ECOVIEWS: Swallow-tailed kites are graceful acrobats
The aerial show was awesome – swooping, gliding, banking, rolling upside down and other airborne acrobatics. We were not watching a Blue Angels air show but instead a gathering of swallow-tailed kites, one of nature’s most graceful birds. No bird can travel near the speed of sound, but the kites outdid the Navy jets in one respect – they caught hundreds, maybe thousands, of flying insects while we watched. A kite uses its talons to capture grasshoppers and dragonflies perched on vegetation or even in midair; then the elegant fowl brings a talon to its mouth for an inflight snack. Remarkable birds.
Swallow-tailed kites have disappeared from most of the states they once occupied and are generally in Florida during the warm months. But an ornithologist friend told me about a large field in South Carolina they migrate to where my son, grandson and I watched the captivating show for two hours. Dozens of kites, including swallow-tails and Mississippi kites, soared lazily, often hovering just above our heads before making a sweep of the insect-filled field. Faster-flying barn swallows also skirted around the area, mostly catching higher-flying insect prey. The experience was both relaxing and exciting, and offered us a smorgasbord of sensations. We stood next to the barbed wire fence alongside a lonely, seldom-traveled blacktop highway. No one else was around.
During the first few minutes we spoke among ourselves, the only people present. “Here comes another one. Did you see that one dive? Look, there’s 4 swallow-tails and 1 Mississippi, 2 Mississippi…” etc. Soon, simply watching and wondering was enough, giving time for reflection. My first thought was that this was a marvelous field to have so many insects that would attract these spectacular birds. I silently applauded the land owner for not using pesticides that would have eliminated the prey sought by the kites, swallows and probably many other birds. The cascade effect of the overuse of pesticides in agricultural areas is an affliction to native wildlife across the nation. Insects are killed, true, but insectivorous birds and other wildlife are unintended casualties through loss of their natural food or uptake of the poisons themselves. People who enjoy nature are also victims because of missed opportunities to see such an awe-inspiring performance.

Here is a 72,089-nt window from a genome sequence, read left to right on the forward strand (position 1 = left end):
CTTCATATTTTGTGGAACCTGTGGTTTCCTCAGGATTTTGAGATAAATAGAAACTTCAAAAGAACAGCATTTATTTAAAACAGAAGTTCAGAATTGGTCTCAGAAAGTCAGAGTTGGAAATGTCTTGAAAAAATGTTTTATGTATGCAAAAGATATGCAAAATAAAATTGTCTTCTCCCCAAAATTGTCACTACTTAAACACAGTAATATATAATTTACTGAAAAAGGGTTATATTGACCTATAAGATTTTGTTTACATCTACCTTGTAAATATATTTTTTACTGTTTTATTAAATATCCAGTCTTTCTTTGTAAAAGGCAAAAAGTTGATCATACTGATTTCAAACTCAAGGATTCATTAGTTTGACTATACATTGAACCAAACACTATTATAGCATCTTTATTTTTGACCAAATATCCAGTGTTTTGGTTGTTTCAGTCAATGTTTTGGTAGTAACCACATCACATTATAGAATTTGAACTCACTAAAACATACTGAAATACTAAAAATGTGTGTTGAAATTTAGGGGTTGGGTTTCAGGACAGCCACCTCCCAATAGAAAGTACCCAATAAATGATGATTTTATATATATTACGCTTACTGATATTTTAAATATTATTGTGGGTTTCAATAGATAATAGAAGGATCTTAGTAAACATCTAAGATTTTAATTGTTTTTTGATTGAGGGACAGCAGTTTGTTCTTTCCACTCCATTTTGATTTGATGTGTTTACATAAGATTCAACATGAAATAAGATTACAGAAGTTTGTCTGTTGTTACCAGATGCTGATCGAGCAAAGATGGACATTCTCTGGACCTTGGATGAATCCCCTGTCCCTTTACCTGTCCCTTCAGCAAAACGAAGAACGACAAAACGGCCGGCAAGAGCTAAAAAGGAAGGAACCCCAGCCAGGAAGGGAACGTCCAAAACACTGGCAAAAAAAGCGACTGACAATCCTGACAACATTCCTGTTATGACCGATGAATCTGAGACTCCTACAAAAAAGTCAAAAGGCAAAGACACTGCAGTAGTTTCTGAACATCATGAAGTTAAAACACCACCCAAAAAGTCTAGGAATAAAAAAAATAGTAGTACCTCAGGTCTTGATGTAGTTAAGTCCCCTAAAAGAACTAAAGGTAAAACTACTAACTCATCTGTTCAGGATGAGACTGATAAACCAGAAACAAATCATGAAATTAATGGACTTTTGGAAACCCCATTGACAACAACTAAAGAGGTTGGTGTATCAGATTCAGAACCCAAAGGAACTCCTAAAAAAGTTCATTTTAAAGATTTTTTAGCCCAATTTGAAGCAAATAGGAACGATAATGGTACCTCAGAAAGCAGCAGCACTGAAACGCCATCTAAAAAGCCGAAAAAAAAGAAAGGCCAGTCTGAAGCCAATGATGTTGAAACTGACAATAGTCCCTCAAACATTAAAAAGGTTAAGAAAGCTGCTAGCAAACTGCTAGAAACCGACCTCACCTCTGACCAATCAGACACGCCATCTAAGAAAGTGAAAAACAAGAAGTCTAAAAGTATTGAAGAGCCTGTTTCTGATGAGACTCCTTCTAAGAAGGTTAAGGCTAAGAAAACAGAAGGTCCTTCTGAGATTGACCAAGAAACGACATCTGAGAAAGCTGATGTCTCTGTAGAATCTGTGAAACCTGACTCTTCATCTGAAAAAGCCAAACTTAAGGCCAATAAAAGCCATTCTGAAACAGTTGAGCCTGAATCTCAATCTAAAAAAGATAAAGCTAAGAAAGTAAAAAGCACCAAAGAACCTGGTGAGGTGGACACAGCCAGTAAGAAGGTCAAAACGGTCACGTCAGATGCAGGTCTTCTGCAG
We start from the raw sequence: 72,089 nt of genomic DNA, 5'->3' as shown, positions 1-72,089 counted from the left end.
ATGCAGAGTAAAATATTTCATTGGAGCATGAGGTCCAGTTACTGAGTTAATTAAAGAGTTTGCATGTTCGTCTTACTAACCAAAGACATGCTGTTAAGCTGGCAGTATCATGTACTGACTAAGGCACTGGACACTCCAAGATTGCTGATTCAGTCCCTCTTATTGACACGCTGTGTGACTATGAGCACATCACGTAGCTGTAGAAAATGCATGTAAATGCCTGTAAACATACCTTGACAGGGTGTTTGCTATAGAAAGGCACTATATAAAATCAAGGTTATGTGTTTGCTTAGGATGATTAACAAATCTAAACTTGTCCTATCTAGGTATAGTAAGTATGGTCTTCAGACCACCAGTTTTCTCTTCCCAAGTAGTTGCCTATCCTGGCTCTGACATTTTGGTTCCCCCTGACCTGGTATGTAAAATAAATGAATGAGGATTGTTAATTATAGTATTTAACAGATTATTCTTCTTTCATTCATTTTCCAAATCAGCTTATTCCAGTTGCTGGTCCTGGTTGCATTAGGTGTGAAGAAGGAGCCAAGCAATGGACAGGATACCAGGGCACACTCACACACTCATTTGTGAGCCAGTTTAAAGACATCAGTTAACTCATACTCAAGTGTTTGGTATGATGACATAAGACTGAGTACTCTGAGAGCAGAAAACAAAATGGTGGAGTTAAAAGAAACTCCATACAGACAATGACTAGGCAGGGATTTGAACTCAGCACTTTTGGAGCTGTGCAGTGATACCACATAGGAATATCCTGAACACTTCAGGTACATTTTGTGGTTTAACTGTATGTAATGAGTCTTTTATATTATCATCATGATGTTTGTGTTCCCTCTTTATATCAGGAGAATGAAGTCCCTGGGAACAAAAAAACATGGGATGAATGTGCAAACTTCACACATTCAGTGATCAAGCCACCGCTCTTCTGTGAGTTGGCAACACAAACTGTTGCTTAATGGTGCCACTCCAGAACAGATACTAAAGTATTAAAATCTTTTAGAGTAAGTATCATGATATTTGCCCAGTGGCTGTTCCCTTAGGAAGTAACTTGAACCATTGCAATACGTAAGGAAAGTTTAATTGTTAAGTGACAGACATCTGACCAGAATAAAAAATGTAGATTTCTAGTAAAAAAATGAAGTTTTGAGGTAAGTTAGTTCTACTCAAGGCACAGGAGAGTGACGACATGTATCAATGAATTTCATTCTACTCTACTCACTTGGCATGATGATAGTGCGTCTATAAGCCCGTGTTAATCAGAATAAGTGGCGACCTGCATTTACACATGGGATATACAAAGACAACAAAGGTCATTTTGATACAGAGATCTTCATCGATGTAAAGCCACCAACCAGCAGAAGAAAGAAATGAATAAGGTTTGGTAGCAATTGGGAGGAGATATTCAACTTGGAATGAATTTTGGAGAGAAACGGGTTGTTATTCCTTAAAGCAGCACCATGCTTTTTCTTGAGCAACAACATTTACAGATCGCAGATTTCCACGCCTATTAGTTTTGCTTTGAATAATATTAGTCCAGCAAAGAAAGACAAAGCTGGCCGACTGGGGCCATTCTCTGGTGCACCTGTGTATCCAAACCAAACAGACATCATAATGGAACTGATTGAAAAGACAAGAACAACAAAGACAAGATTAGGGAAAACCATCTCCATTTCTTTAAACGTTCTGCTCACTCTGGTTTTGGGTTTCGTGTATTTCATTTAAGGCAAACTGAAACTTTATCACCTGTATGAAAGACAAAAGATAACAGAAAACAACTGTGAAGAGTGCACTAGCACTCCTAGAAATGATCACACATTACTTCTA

I thought the air show would be a new experience for many of today’s teenagers who are enslaved by electronics. They might use their cellphones to take photos of a hovering swallow-tailed kite or one with a large insect in its grasp as it glided by. Maybe a friend would be sent a text with a photo, but nothing else. The air show would entrance them. The siren call of the phone would be silenced, at least for a while. A more personal consideration was that I was grateful to watch birds I could identify. Even I cannot confuse a swallow-tailed kite with any other bird.
I also wondered how many insects a kite or swallow must eat in a day, considering that they fly continuously for hours, constantly catching prey, many of which are moving targets. Later that week I saw a scientific article written by Martin Nyffeler of the University of Basel in Switzerland with his colleagues Çağan Şekercioğlu and Christopher Whelan that provided some insight. The title was “Insectivorous Birds Consume an Estimated 400–500 Million Tons of Prey Annually.” Based on an accumulation of records worldwide, the study confirmed that the economic importance of insect-eating birds “in suppressing potentially harmful insect pests on a global scale” is extraordinary. Kites were not mentioned specifically, but based on our brief survey, they are doing their part.
I hope to continue our observations next year when the swallow-tailed kites return from their winter home in South America. If you don’t have the opportunity to catch a Blue Angels show, I guarantee that if you can find one put on by swallow-tailed kites, it will be a satisfactory replacement.